Neither of these is true in the real Forward CDMA Channel. First, not only are the spreading sequences correlated, they are specifically designed to be rigorously orthogonal over the span of 64 chips, which is the span of an FEC code symbol. This means that the mutual interference terms are correlated in such a way that when the amplitudes are summed to make a soft code symbol, they the other-channel interference terms rigorously cancel. Second, the there is a contribution to the mean detection amplitude from all the code channels. It is precisely that property that lets us separate the code channels in the receiver by selectively de-covering with the desired code channel.

The effect of the orthogonal channelization is to reduce the mutual interference between users. While the cancellation is not perfect in a real system due to unavoidable multipath, it does help, and contributes somewhat to the forward capacity.

Reverse CDMA Channel

The QPSK model that we consider here is very similar to the Reverse CDMA Channel except for the offset modulation. This does not affect the primary conclusion about interference averaging in any significant way.


The calculations we're doing here pertain only to the second-order (i.e., mean and variance) of a single chip from the DSSS demodulator. The overall system performance depends on the coding that takes place outside the domain of the spreading-despreading operations. The forward link, for purposes of calculating symbol energy-to-noise ratios, is essentially repetition coded. That is, each FEC code symbol is repeated 64 times. The SNR of its detection statistic is approximately 64 times (18 dB greater than) the per-chip SNR because the 64 chips sum coherently, while the variances sum rms fashion. Subsequent to the soft decision detection statistic, one must consider the performance of the Viterbi decoder to ascertain the overall SNR (Eb/N0 performance. See, for example, Viterbi's CDMA book.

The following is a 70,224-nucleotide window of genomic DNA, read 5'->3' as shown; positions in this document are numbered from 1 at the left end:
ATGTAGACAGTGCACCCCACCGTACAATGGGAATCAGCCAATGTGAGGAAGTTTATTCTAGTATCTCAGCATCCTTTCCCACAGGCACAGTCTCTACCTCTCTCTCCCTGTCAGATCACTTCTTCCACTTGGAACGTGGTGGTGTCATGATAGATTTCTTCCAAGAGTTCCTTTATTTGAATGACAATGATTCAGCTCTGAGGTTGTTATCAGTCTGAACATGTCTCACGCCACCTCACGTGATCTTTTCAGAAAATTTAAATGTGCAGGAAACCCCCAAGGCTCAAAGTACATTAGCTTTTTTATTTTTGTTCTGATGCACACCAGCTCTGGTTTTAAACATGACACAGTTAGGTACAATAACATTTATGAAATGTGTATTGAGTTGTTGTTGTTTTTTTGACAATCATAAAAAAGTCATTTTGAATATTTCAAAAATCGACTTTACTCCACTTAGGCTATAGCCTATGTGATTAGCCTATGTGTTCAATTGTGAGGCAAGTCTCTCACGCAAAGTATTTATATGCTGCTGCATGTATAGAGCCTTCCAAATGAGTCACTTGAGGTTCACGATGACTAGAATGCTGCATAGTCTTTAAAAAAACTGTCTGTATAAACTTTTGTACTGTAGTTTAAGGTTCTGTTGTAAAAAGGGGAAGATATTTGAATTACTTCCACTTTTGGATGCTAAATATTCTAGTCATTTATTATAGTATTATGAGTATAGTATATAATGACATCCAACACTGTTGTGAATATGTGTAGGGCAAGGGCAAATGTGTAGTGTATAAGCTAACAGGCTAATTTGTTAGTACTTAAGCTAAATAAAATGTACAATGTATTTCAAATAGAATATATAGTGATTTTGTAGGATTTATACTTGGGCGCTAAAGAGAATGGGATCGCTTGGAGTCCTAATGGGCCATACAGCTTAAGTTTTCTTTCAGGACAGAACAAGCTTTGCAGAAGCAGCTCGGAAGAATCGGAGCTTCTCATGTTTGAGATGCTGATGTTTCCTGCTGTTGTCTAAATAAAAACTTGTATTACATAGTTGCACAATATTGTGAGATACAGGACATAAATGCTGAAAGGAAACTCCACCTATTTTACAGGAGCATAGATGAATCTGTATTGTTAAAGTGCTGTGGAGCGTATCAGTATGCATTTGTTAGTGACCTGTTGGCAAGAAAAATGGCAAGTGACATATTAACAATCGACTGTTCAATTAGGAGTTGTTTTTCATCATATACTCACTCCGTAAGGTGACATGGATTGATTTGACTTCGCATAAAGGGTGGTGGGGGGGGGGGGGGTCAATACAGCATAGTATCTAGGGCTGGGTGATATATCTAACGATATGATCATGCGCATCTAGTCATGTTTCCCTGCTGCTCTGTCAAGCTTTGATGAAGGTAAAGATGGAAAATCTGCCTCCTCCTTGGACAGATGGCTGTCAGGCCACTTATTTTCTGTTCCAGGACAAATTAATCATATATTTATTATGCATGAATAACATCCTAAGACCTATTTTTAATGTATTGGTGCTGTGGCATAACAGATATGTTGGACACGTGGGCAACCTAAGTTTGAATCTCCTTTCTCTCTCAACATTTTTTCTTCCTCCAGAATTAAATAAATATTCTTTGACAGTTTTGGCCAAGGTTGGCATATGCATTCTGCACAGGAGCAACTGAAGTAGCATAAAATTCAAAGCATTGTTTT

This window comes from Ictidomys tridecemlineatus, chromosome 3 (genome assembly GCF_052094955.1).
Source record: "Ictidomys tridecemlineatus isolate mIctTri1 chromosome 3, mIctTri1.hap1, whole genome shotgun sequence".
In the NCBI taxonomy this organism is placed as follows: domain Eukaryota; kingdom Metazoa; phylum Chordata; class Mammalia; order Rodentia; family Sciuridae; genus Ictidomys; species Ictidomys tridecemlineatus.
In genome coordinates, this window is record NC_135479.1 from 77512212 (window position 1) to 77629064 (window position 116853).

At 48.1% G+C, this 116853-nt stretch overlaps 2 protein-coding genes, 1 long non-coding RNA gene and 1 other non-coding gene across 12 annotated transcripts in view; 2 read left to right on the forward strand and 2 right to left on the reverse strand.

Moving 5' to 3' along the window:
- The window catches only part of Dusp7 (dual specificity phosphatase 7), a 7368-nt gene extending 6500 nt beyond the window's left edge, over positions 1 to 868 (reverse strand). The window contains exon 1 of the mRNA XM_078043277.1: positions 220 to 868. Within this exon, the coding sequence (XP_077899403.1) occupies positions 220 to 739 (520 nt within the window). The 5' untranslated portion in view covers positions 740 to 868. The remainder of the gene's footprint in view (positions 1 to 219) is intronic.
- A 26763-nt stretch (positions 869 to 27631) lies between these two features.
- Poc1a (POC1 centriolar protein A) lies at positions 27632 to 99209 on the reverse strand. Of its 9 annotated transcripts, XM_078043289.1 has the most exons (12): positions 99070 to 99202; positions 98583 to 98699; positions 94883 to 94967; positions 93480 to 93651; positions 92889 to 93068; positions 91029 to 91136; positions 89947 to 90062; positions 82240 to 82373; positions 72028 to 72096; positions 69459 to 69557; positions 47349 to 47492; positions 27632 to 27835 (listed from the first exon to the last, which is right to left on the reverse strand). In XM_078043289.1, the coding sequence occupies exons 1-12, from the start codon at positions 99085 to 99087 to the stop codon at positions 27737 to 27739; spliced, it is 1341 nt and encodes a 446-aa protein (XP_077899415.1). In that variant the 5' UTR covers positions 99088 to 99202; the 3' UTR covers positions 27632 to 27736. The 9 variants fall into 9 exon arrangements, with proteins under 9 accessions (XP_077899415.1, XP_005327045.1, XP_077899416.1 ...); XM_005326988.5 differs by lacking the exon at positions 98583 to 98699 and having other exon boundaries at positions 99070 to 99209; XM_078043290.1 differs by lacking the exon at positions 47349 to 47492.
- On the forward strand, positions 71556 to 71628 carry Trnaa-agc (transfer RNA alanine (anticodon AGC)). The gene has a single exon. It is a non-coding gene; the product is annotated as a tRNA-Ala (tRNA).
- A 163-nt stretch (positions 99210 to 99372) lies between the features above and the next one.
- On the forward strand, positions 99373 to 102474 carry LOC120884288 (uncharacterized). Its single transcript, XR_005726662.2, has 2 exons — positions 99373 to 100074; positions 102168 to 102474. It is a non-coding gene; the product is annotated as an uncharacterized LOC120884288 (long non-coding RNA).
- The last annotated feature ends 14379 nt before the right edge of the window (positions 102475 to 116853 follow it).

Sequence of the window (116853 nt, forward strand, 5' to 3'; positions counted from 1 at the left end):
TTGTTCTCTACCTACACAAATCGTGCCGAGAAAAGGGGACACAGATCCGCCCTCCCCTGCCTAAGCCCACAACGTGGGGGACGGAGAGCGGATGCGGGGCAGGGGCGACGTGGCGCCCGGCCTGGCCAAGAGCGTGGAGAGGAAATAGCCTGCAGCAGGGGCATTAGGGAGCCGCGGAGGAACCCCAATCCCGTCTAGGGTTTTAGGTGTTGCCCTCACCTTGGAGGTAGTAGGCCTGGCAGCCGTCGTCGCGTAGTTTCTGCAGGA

The reverse link is somewhat more difficult because the receiver must form 64 decision metrics from 256 chips, and the noise contributions to those 64 metrics are correlated. An analysis of this situation can be found (until we get around to writing it here) in Proakis, pp. 807-810.

Our purpose here is to show how the effects of multiple access interference and possible jamming and interference can be accounted for in our capacity calculations and link budgets by a simple calculation of an effective noise power spectral density. The unwanted signals can be modeled, as far as the communication link is concerned, like thermal noise. within the spreading bandwidth.If you want to see all the details ...

. . . Continue to BPSK Receiver Statistics

... or if you just want the main point, it's the interference averaging property.The primary result of all the mathematical gore is that the effect of mutual interference and jamming is, for most purposes, the same as an effective total noise level of
where N0 is the thermal noise level of the receiver, and P interf is the total in-band (within the spreading band of width W = 1.25 MHz) interference power.

This interference averaging property is the primary direct benefit of the use of CDMA.

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Copyright © 1996-1999 Arthur H. M. Ross, Ph.D., Limited